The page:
Exactly 80 years ago today, Lou Gehrig made one of the most famous speeches ever when he told a crowd at Yankee Stadium he considered himself, “the luckiest man on the face of the earth.”
It was only fitting that he gave that speech on America’s 163rd birthday because now, on our great nation’s 243rd birthday, many of us ought to feel the same way as Gehrig did when his jersey number was being retired by the Yankees.
Gehrig was battling a disease that was eventually named after him but despite his illness, he believed there was no one luckier than he and we ought to feel the same way. I know I certainly do.
Granted, I’ve never suited up for a professional sports team and the opportunity to ever have my jersey number retired never presented itself but I can truly appreciate the opportunities this great nation has given me.
I’ve said in my column repeatedly that when I was a kid, I dreamt of playing professional sports. I wanted to take that winning three-pointer, hit the winning grand slam or throw the winning touchdown pass but at some point, reality sunk in and I realized that was never going to happen, so instead, I chose a career to allow me to write about sports – something I can’t get just anywhere.
I can’t exactly consistently write about America’s pastime in just any country outside of America. We all know football is king in Texas and furthermore, America, and therefore, making a career of covering the gridiron game wouldn’t be the same (probably not even possible) in any other country.
When I hear of other people moving overseas for whatever reason, I tell myself I would love to visit but I don’t know that I could make a country other than America my home and one of the reasons for that is I want to be able to watch American sports. Sure, I might be able to catch a game or two once in a blue moon but that wouldn’t be enough to satisfy my passion for sports, not to mention, in another country, I’d likely have to find a different career.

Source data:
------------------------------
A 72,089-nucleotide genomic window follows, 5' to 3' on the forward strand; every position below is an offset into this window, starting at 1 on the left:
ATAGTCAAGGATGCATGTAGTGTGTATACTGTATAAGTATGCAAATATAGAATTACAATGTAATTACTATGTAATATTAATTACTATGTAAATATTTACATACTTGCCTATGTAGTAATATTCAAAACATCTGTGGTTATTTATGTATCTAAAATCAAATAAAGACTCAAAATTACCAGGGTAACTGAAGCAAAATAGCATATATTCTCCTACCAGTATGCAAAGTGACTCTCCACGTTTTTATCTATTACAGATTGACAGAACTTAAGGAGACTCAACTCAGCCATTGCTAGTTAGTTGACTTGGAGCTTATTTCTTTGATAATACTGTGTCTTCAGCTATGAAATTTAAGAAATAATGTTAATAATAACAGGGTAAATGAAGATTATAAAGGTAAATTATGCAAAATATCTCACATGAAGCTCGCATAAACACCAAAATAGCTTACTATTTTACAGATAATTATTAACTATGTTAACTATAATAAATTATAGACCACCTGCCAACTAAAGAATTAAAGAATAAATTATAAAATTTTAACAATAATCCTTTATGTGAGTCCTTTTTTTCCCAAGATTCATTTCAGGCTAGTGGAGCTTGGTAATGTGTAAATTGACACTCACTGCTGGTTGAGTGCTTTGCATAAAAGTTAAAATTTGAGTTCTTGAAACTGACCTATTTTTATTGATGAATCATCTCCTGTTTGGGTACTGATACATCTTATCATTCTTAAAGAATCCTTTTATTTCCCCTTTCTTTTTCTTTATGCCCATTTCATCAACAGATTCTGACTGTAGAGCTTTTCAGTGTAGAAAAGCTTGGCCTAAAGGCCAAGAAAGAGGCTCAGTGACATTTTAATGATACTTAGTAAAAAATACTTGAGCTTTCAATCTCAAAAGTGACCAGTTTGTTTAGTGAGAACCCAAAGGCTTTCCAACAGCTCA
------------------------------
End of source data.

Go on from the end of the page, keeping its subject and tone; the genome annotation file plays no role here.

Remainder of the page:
There is definitely a sadness that I legitimately feel for people living in other countries whose lives don’t have the memorable moments that only sports can provide. I feel bad for someone not able to watch the Super Bowl or fill out a bracket during March Madness. It saddens me that the passion and excitement I feel from watching games isn’t part of the lives of others, or even available to them.
As crazy as it sounds, when I hear about someone who dislikes or hates sports, I don’t believe it because I can’t fathom what’s not to like. My belief is they haven’t given sports a real chance, and for those outside the United States, the chance hasn’t been provided for them.
At any rate, I believe the world of sports is one thing that makes this nation great. While cheering on our teams, it doesn’t matter what the political party is of the guy next to you. You don’t even think to ask the girl in front of you what her religious beliefs are because in that moment, we’re united by a great sport in a great country.
Today, we celebrate America’s birthday, and it’s hard to not feel like the luckiest man on the face of the earth.